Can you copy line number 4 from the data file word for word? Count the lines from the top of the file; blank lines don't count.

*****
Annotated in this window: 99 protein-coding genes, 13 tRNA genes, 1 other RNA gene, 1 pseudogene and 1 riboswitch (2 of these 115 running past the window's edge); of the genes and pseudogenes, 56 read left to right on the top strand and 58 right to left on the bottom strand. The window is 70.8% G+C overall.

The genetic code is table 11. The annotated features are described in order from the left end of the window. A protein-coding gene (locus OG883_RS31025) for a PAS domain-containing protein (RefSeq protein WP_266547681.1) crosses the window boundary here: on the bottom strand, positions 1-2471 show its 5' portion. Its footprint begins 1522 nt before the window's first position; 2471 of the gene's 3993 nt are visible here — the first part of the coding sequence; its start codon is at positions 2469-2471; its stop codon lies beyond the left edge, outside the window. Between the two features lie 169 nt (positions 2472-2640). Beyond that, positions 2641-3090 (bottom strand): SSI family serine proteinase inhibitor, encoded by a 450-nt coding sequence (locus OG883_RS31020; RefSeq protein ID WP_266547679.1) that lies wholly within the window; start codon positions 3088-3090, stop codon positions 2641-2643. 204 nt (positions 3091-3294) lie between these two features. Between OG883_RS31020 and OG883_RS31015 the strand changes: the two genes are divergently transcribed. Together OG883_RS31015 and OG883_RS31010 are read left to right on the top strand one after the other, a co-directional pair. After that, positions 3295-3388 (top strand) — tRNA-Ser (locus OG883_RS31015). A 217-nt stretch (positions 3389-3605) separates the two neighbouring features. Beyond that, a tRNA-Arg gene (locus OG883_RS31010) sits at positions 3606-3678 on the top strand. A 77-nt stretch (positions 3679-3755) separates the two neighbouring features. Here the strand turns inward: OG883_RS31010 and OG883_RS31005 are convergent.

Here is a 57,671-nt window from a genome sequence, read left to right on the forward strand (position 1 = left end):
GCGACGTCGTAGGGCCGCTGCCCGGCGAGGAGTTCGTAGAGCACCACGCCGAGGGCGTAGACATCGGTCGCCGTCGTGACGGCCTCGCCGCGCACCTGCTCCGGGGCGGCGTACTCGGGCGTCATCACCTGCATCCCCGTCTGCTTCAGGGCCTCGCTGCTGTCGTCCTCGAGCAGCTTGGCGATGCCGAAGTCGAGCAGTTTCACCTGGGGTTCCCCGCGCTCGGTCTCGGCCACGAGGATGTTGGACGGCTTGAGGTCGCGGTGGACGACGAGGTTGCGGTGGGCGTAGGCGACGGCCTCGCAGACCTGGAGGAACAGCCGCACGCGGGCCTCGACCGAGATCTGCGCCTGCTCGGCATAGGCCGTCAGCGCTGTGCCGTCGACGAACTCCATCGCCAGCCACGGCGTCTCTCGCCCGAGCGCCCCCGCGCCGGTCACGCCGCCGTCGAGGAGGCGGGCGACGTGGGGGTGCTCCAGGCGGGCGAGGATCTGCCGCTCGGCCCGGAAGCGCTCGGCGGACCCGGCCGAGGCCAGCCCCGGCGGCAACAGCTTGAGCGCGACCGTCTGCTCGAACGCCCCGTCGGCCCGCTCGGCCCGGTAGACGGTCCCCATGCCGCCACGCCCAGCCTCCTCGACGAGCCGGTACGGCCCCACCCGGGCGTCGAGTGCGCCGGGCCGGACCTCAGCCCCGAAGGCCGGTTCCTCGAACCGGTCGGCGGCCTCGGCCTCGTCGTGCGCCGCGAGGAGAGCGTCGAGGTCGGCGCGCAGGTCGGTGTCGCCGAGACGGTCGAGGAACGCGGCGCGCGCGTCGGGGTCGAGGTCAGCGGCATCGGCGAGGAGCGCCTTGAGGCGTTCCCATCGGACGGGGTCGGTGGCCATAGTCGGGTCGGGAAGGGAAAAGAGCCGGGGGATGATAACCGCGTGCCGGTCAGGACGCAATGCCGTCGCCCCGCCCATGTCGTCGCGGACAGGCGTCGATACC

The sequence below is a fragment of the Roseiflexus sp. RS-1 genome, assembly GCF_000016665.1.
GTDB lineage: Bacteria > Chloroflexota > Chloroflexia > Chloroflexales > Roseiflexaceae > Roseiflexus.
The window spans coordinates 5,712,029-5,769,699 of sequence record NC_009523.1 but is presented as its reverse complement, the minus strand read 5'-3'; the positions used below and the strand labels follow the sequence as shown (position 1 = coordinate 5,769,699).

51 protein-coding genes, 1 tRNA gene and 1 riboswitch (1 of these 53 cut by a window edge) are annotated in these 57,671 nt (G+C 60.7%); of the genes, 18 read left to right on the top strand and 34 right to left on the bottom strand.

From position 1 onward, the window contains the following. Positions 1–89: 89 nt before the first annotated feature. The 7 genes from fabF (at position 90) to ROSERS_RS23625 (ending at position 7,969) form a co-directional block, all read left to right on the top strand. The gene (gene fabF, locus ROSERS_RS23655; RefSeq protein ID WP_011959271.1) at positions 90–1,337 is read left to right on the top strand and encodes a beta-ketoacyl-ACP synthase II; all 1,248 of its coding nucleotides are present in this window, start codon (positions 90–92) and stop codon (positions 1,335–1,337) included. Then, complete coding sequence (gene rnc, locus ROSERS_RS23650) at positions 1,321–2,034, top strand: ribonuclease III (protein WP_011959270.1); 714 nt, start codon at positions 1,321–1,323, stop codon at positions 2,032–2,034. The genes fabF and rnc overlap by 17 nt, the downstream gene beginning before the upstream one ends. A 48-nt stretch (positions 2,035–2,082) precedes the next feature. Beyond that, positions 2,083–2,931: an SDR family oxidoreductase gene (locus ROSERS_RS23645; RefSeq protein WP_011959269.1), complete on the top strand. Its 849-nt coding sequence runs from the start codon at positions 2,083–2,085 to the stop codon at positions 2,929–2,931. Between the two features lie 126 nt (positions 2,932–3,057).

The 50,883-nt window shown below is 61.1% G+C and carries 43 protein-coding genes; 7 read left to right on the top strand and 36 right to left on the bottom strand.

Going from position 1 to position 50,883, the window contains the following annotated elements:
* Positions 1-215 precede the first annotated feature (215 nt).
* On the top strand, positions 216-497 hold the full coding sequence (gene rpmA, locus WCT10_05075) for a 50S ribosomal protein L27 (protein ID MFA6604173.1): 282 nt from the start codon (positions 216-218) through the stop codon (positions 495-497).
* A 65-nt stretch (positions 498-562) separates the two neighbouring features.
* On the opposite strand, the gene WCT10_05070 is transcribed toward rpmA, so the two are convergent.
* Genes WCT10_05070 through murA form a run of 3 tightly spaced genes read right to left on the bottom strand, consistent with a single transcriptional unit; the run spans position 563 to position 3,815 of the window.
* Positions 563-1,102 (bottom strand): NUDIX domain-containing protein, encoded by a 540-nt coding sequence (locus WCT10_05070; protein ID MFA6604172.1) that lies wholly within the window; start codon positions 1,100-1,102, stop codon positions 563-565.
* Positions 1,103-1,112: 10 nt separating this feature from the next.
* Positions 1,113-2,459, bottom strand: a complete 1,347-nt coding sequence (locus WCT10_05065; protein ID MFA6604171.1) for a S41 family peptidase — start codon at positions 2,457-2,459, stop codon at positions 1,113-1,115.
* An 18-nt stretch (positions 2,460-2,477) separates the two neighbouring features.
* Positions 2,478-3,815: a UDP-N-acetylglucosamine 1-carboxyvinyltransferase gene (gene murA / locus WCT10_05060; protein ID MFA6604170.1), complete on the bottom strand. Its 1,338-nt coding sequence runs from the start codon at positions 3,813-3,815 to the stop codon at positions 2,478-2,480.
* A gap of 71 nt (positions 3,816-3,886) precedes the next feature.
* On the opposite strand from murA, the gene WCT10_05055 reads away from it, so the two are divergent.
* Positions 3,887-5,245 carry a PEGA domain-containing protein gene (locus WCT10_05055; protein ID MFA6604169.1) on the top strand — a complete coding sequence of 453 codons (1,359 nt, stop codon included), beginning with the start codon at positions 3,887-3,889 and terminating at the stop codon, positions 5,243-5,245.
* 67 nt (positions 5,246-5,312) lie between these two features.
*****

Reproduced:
GCGACGTCGTAGGGCCGCTGCCCGGCGAGGAGTTCGTAGAGCACCACGCCGAGGGCGTAGACATCGGTCGCCGTCGTGACGGCCTCGCCGCGCACCTGCTCCGGGGCGGCGTACTCGGGCGTCATCACCTGCATCCCCGTCTGCTTCAGGGCCTCGCTGCTGTCGTCCTCGAGCAGCTTGGCGATGCCGAAGTCGAGCAGTTTCACCTGGGGTTCCCCGCGCTCGGTCTCGGCCACGAGGATGTTGGACGGCTTGAGGTCGCGGTGGACGACGAGGTTGCGGTGGGCGTAGGCGACGGCCTCGCAGACCTGGAGGAACAGCCGCACGCGGGCCTCGACCGAGATCTGCGCCTGCTCGGCATAGGCCGTCAGCGCTGTGCCGTCGACGAACTCCATCGCCAGCCACGGCGTCTCTCGCCCGAGCGCCCCCGCGCCGGTCACGCCGCCGTCGAGGAGGCGGGCGACGTGGGGGTGCTCCAGGCGGGCGAGGATCTGCCGCTCGGCCCGGAAGCGCTCGGCGGACCCGGCCGAGGCCAGCCCCGGCGGCAACAGCTTGAGCGCGACCGTCTGCTCGAACGCCCCGTCGGCCCGCTCGGCCCGGTAGACGGTCCCCATGCCGCCACGCCCAGCCTCCTCGACGAGCCGGTACGGCCCCACCCGGGCGTCGAGTGCGCCGGGCCGGACCTCAGCCCCGAAGGCCGGTTCCTCGAACCGGTCGGCGGCCTCGGCCTCGTCGTGCGCCGCGAGGAGAGCGTCGAGGTCGGCGCGCAGGTCGGTGTCGCCGAGACGGTCGAGGAACGCGGCGCGCGCGTCGGGGTCGAGGTCAGCGGCATCGGCGAGGAGCGCCTTGAGGCGTTCCCATCGGACGGGGTCGGTGGCCATAGTCGGGTCGGGAAGGGAAAAGAGCCGGGGGATGATAACCGCGTGCCGGTCAGGACGCAATGCCGTCGCCCCGCCCATGTCGTCGCGGACAGGCGTCGATACC